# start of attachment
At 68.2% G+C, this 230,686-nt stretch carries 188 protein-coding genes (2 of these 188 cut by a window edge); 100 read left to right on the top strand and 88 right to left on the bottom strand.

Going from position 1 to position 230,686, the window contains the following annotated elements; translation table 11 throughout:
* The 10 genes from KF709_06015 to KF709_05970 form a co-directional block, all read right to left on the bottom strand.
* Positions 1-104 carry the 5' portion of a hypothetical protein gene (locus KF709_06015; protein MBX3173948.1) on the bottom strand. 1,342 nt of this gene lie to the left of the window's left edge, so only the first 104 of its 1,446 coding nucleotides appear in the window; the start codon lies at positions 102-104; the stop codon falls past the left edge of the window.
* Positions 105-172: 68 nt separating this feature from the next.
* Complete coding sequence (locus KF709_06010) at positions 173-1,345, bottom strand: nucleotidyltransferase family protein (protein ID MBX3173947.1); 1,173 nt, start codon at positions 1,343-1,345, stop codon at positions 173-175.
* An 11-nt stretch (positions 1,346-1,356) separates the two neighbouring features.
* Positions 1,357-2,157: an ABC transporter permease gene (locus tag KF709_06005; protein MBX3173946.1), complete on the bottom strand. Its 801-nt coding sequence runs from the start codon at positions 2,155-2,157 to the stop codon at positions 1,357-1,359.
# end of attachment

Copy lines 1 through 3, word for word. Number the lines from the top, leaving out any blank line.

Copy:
At 68.2% G+C, this 230,686-nt stretch carries 188 protein-coding genes (2 of these 188 cut by a window edge); 100 read left to right on the top strand and 88 right to left on the bottom strand.

Going from position 1 to position 230,686, the window contains the following annotated elements; translation table 11 throughout:
* The 10 genes from KF709_06015 to KF709_05970 form a co-directional block, all read right to left on the bottom strand.